Health Product InfoWatch - January 2015
Pub. no 140412
Health Products and Food Branch
Marketed Health Products Directorate
Health Product InfoWatch Editorial Team
Health products mentioned in this issue
Pharmaceuticals and Biologics
Natural Health Products
This monthly publication is intended primarily for healthcare professionals and includes information on pharmaceuticals, biologics, medical devices and natural health products. It provides a summary of key health product safety information published in the previous month by Health Canada, as well as a selection of new health product safety information meant to raise awareness. New information contained in this issue is not comprehensive but rather represents a selection of clinically relevant items warranting enhanced dissemination.
Reporting Adverse Reactions
Canada Vigilance Program
For more information on how to report an adverse reaction, visit the Reporting Adverse Reactions to Drugs and Other Health Products page.
New Format! New Information! New Name!
The Canadian Adverse Reaction Newsletter (CARN) is taking on a new format, look and name: Health Product InfoWatch.
The CARN is taking on a new look and name in order to meet the changing information needs of healthcare professionals and the public.
The Health Product InfoWatch will be published monthly in an easy to read format that includes a monthly recap of health product advisories and summary safety reviews, as well as a growing selection of new health product safety information.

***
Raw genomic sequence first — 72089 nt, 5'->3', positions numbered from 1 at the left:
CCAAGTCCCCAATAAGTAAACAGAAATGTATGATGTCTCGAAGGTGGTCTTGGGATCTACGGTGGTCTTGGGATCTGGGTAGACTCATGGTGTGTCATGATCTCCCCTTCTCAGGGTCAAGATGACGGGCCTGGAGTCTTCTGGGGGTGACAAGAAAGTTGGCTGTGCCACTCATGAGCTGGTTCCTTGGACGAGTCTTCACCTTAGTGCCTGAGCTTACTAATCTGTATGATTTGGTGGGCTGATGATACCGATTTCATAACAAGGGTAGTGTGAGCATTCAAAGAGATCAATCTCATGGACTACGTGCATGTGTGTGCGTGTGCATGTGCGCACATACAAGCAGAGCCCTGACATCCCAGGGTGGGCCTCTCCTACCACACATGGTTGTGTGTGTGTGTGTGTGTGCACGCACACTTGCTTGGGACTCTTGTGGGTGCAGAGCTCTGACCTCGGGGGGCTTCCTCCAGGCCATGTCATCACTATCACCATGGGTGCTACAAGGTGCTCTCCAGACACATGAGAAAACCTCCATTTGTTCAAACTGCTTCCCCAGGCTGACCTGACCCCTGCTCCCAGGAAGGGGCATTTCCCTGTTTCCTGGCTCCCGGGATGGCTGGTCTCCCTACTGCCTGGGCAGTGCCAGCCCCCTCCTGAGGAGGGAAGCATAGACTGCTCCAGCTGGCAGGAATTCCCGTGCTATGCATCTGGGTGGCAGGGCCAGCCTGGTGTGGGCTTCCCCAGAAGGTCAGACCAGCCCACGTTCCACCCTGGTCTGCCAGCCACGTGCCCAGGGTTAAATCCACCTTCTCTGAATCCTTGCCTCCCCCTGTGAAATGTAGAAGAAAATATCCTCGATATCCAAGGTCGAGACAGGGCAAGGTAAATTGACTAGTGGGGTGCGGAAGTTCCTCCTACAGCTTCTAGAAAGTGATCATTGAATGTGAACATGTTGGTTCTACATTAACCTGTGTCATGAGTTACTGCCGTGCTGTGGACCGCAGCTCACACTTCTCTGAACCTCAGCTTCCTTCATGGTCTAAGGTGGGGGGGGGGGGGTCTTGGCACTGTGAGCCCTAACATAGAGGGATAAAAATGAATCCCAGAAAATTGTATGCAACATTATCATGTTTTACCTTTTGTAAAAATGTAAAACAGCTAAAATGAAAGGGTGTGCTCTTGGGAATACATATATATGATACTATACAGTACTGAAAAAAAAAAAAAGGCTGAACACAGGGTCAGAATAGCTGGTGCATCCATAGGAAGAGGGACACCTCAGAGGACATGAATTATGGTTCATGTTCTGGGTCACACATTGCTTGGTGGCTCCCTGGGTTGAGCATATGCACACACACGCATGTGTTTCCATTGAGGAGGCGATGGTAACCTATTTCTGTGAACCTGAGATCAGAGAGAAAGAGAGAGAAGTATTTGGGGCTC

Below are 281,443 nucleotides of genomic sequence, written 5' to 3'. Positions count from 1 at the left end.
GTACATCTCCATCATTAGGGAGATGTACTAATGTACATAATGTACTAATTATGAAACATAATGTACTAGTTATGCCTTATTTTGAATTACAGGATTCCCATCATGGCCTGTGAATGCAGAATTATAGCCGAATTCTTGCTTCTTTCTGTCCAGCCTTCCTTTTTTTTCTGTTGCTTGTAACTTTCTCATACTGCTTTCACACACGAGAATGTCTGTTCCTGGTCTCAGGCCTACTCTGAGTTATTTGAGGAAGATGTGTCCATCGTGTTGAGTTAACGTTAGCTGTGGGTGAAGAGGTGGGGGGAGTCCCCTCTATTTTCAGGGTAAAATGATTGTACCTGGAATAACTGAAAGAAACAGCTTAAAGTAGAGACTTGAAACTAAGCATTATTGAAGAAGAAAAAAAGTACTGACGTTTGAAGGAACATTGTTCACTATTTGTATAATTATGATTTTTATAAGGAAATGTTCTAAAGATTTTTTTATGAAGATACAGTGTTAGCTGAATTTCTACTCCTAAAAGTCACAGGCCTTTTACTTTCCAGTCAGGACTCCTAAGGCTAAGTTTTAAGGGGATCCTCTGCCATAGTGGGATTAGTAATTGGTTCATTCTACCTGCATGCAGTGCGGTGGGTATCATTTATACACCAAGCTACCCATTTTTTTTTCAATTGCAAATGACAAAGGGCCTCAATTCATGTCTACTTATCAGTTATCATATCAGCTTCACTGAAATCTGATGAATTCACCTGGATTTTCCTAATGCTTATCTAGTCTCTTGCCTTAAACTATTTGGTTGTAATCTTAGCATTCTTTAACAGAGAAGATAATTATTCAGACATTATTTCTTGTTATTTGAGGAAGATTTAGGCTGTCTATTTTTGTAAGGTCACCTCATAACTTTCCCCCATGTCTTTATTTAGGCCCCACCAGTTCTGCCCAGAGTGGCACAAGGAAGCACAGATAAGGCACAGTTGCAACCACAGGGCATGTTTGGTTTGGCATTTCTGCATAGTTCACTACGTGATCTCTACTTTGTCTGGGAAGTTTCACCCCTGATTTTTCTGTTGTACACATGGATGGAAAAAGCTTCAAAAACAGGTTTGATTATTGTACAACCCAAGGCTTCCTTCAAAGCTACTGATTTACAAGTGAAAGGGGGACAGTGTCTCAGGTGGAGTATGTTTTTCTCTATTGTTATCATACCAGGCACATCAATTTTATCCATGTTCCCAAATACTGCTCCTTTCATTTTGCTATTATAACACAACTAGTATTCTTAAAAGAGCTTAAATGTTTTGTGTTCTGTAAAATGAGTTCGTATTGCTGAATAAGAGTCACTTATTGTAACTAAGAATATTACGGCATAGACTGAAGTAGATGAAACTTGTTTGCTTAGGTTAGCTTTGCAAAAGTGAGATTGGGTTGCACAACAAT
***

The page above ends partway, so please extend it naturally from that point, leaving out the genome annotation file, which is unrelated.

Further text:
If you are currently subscribed to CARN, you will automatically be subscribed to the Health Product InfoWatch. If you want to subscribe to Health Product InfoWatch, you can do so directly on the Stay Informed - MedEffect Canada page.
Monthly recap of health product safety information
Additional products seized from two Calgary stores
Further to a recent advisory, Health Canada has identified additional products seized from two Samson’s Supplements stores in Calgary that pose a risk to health. The labels on these products indicate that they contain yohimbine or a combination of ephedrine and caffeine. These products are promoted for body building purposes, including for weight loss and increased energy, or for sexual enhancement.
Forta for Men
One lot of the product “Forta for Men” (NPN 80045132) is being recalled after Health Canada testing confirmed it contains an undeclared drug: homosildenafil. Homosildenafil is similar to the prescription drug sildenafil.
Health products quarantined from two sites in India
At Health Canada’s request, Canadian importers have agreed to quarantine health products from the following two India-based sites due to data integrity concerns: Dr. Reddy’s Laboratories in Srikakulam, India, and IPCA Laboratories in Pithampur, India. Health Canada is taking this action as an interim precautionary measure to help mitigate any potential risk.
The sexual enhancement product “Herberex” (NPN 80041180) is being recalled after Health Canada testing confirmed it contains an undeclared drug: tadalafil. Promoted as a natural sex enhancer for men and women, this product may pose serious health risks.